In addition to this, Resident Volunteers, with the support of the Resident Volunteer Programme Facilitator, and CFS staff, have been facilitating emotional regulation exercises for the children in the space. These simple breathing and stretching exercises give the children some basic tools to quiet their minds, relax their muscles and reduce stress. 

The psychosocial support we provide has been especially crucial in these past months. The majority of children in the camp have not had access to a single day of formal education in 2020. Our team is determined to continue to provide the highest quality informal learning and play to these young residents at such a crucial stage of their development.

In our Youth Engagement Space, we continue to provide a space for residents to unwind, socialise and receive informal support. The YES team were happy to continue to offer support through their drop-in center and activities such as chess, table tennis and the ever-popular foosball.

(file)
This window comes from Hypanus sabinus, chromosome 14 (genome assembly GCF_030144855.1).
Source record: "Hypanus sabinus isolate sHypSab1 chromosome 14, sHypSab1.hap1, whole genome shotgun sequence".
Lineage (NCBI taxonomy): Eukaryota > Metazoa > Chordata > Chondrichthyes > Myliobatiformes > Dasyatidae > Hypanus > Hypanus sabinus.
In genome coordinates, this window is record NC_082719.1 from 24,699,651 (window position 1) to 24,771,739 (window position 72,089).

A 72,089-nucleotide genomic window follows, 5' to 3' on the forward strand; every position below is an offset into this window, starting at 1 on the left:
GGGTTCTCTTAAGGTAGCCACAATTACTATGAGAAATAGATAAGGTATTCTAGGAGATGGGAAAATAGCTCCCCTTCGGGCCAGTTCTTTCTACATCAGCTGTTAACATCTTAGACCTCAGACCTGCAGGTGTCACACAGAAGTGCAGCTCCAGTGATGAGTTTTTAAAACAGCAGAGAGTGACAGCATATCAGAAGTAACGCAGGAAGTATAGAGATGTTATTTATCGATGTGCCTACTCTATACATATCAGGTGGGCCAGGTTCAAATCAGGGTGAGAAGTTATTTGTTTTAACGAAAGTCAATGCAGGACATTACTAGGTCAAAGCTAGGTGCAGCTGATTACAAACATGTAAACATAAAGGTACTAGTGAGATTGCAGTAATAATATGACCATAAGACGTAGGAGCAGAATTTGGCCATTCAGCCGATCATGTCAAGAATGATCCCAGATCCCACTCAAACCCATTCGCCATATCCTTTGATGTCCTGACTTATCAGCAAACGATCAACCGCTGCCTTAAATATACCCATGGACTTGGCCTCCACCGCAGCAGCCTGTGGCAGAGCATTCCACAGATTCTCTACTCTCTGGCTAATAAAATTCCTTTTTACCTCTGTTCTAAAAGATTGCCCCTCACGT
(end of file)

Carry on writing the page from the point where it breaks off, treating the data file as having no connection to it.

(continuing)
English language workshops, meanwhile, have continued on the Youth Online Space, where our YES Facilitator is also gathering and sharing resources, including an online library where residents can access books and other materials in English, French, Arabic and Farsi. Resident Volunteers are also playing a vital role in ensuring the running of the YES. From helping the team to manage the space, and ensuring the respect of anti-COVID measures, to facilitating their own creative workshops, the RVs are invaluable to our team. 

In the past months, we have been particularly inspired to see how our newly formalised Resident Volunteer Programme continues to grow. RVs have participated in trainings on topics such as  Emotional Regulation, Conflict Mediation, and Workshop Facilitation. These trainings support them in their roles, while equipping them with tools that can help them build towards their futures.